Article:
Art Sonje Banner Project #6: Minouk Lim, Monument 300 – Chasing Watermarks

Art Sonje Banner Project #6: Minouk Lim, Monument 300 – Chasing Watermarks

Art Sonje Center presents Minouk Lim’s Monument 300 – Chasing Watermarks(2014-15) as its sixth Banner Project. Monument 300 – Chasing Watermarks (2014-15) is an ongoing project that searches for the 300 people perished from the site of the Waterworks Center in Cheorwon, Korea. Located in Sayo-ri, Cheorwon-eup, Cheorwon-gun, Gangwon-do, the Waterworks Center was the first water supply facility constructed in Gangwon-do in 1936 during the Japanese colonial period. It was designated as the Registered Cultural Heritage No.160 in 2005. The sign standing at the entrance reads, “After Korea’s independence, the area was ruled by the communist North and witnessed the Korean War. And here, about 300 people accused of being pro-Japanese and anti-communist were shot or buried alive inside the water tanks.” Faced with this peculiar description represented only by the number 300, The Artist became curious about what had actually happened and began searching for their traces with the sociologistSunghoon Han(Research Professor, Institute for History and Space Studies,Yonsei University).

After continuous research and inquires, Lim and Han finally met the daughters of one of the missing people, who were known to be taken to North Korea from the Waterworks site during the Korean War. The sisters learned that hostages including their father held at the Cheorwon Provincial Hospital had been transferred to the Waterworks site due to U.S. bombardment, so they went to see their father there. In the spring of 1951, the sisters decided to rescue their father and hid in a deserted house in front of the Waterworks site during the night. They failed to rescue him however, as the fierce battle with flare bombs above the site brightly lit the area. The sisters fell asleep afterwards, and when they returned to the site the next day, people had already disappeared from the site. This was a different testimony from what was written on the sign in front of the Waterworks site. Lim and Han could not trace all the facts on what exactly happened and who were those people that were taken to the site. Monument 300 – Chasing Watermarks became a suspended project caught in between the real and fiction, a zone which one cannot access, just like the DMZ.

The performance Monument 300 – Chasing Watermarks took place on December 18th, 2014 on a bus on its way to Cheorwon from Seoul, as well as at the Waterworks site. Inside the bus, Lim and Han became DJs and ran a live radio show called Cine Radio Bus, which comprised of quizzes about the DMZ and music of various genres.When they arrived at the Cheorwon Waterworks site at dusk, transparent objects, which were monuments of some sort, were waiting for the visitors. They were asked to find these “monuments” with the help of hand lanterns, making each step as if carefully avoiding landmines. Whoever found the “monuments” participated in the “documentation of future information” by informing the artist ofthe number written on the object. The search for the lost 300 people continues today, and this exhibition shows the process of the research, as well as the remaining questions.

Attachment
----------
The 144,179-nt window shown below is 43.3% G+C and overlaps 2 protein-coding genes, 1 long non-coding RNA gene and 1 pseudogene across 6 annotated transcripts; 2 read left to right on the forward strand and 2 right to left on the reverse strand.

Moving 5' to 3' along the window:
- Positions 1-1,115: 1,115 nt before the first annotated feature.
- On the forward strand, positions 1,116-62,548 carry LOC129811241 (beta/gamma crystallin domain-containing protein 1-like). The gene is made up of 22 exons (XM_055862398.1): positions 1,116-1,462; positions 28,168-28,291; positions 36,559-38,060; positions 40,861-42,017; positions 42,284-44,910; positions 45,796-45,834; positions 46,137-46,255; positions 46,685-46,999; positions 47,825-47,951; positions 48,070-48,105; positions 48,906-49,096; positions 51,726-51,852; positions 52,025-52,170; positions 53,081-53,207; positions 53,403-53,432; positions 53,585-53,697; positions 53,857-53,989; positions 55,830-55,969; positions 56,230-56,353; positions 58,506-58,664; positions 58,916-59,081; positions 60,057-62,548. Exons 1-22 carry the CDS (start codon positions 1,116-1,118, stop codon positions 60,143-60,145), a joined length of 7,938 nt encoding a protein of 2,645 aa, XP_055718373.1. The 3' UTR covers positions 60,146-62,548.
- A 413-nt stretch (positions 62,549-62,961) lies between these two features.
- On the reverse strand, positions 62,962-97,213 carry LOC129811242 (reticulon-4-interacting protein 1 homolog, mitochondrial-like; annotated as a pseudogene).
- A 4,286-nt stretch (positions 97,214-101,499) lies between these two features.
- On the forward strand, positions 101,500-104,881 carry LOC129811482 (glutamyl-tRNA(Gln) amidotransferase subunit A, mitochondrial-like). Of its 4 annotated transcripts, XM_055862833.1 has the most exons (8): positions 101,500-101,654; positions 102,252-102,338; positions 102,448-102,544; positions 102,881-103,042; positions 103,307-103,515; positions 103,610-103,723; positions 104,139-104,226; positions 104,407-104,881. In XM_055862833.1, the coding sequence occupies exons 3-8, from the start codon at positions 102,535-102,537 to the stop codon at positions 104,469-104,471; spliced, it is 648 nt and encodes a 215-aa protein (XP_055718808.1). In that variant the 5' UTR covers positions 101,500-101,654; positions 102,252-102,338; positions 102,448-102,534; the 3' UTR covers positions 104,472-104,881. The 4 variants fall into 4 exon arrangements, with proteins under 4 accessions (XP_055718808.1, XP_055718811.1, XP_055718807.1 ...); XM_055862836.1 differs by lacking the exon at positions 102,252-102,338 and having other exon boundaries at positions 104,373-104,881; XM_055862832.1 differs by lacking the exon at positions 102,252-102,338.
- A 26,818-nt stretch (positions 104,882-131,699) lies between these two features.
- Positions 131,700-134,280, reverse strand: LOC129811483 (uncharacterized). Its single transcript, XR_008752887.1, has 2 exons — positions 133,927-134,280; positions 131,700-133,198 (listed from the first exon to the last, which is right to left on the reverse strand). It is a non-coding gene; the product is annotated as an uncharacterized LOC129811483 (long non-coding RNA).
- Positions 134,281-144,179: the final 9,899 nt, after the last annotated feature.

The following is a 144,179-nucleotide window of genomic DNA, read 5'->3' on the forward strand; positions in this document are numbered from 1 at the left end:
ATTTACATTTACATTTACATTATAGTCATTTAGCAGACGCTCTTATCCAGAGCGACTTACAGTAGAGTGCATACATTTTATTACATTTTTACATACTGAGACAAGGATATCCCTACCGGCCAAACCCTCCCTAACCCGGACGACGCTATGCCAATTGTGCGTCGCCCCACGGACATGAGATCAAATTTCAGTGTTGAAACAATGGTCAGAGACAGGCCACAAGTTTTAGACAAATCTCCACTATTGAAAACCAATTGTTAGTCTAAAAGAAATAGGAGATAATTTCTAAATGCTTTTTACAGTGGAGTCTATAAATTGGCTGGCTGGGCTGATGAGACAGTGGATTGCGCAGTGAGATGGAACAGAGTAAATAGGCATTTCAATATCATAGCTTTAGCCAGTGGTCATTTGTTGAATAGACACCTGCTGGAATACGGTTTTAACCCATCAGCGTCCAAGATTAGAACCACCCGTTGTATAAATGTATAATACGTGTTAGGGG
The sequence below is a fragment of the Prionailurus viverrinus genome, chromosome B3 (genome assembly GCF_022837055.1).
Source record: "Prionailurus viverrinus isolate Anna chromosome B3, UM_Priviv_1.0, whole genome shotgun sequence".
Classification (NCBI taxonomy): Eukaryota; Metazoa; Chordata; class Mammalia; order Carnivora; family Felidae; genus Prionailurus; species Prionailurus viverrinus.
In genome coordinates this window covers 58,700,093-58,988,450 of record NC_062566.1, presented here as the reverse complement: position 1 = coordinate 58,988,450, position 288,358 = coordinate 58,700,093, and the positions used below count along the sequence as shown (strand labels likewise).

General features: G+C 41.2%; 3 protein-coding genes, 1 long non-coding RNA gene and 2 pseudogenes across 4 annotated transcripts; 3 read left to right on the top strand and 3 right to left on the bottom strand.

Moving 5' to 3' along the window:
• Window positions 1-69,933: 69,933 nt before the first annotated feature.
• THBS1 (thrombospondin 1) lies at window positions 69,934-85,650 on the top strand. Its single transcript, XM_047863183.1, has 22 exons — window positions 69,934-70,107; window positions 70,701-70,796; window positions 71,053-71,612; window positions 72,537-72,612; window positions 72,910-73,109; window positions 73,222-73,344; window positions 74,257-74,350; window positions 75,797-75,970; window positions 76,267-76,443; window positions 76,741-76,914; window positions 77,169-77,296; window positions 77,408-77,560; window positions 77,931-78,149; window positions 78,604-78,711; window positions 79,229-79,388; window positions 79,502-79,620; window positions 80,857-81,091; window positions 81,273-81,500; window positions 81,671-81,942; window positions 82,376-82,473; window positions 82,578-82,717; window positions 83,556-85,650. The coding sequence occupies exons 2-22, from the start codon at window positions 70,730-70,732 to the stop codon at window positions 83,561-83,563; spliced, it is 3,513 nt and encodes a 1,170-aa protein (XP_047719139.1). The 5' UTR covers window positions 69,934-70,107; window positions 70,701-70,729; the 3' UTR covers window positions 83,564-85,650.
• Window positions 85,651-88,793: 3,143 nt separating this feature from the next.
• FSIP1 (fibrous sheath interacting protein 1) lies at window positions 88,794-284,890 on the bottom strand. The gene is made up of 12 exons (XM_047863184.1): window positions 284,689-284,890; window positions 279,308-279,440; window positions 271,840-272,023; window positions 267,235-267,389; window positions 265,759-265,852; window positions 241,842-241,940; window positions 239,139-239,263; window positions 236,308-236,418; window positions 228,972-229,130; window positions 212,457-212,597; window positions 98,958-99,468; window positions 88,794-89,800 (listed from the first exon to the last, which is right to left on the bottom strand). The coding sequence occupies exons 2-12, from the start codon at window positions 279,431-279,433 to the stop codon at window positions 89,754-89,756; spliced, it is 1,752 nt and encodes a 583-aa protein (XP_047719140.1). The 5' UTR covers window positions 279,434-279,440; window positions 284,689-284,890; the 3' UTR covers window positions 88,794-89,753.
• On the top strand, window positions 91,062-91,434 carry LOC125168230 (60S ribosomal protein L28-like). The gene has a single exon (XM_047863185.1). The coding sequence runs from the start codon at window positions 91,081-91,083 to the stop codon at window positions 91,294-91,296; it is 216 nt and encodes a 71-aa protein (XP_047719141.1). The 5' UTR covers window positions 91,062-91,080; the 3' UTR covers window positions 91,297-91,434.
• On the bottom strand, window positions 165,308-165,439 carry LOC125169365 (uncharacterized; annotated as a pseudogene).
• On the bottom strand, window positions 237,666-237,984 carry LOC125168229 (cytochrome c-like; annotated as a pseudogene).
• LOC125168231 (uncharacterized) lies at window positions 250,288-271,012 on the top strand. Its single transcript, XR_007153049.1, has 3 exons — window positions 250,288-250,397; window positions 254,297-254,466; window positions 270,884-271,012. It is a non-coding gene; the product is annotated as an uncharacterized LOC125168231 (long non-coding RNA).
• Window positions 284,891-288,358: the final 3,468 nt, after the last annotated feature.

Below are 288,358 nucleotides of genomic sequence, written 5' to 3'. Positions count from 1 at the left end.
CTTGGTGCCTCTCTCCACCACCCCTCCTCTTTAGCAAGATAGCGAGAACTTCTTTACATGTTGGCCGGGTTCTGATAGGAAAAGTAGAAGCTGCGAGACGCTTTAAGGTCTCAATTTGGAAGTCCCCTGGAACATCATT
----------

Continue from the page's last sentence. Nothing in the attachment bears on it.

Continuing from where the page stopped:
About the Artist
Minouk Lim was born in 1968 in Daejeon, South Korea. Lim moved to Paris in 1988 and graduated from the École des Beaux-Arts de Paris in 1995. Before coming back to Korea, Lim was a founding member of General Genius, a collective of seven visual artists and graphic designers. Upon her return to Korea in 2004, Lim founded the Pidgin Collective to continue her inquiry and artistic practice on the issue of identity in the context of the relationship between the individual and the community within a society. Along with her practice as an artist, Lim also worked as an art director at the Haja Center (the Seoul Youth Factory for Alternative Culture) until 2007. Lim’s major solo exhibitions include presentations at the Portikus, Frankfurt (2015); Walker Art Center, Minneapolis (2012); Freer | Sackler Gallery, Smith sonian Institution, Washington D.C. (2011); PKM Gallery, Seoul (2011); and Art Sonje Center, Seoul (2008). Since 2010, starting at Madrid, Lim has been presenting a series of site-specific performances including FireCliff, S.O.S-Adoptive Dissensus (2009), and Navigation ID (2014), which was presented at the opening of the10th Gwangju Biennale.


Art Sonje Banner Project
Art Sonje Banner Project, initiated in November 2013, uses the rear façade of the Art Sonje Center to introduce large art prints. Unlike presentations in formal gallery spaces within the museum, the Banner Project further expands the spatial range of art appreciation and allows for art to intervene the surrounding environment and public places. Here, the artwork that has come out to the space of everyday life meets not only museum visitors but the general public as well. This project makes art an everyday experience for everyone that passes by the neighborhood and offers an opportunity to convey the cultural and artistic prospect of the Samcheongdong district, where Art Sonje Center stands. Paul Kajander, Young In Hong, Sung Hwan Kim, NOH Suntag, and Heman Chong have participated in the Banner Project.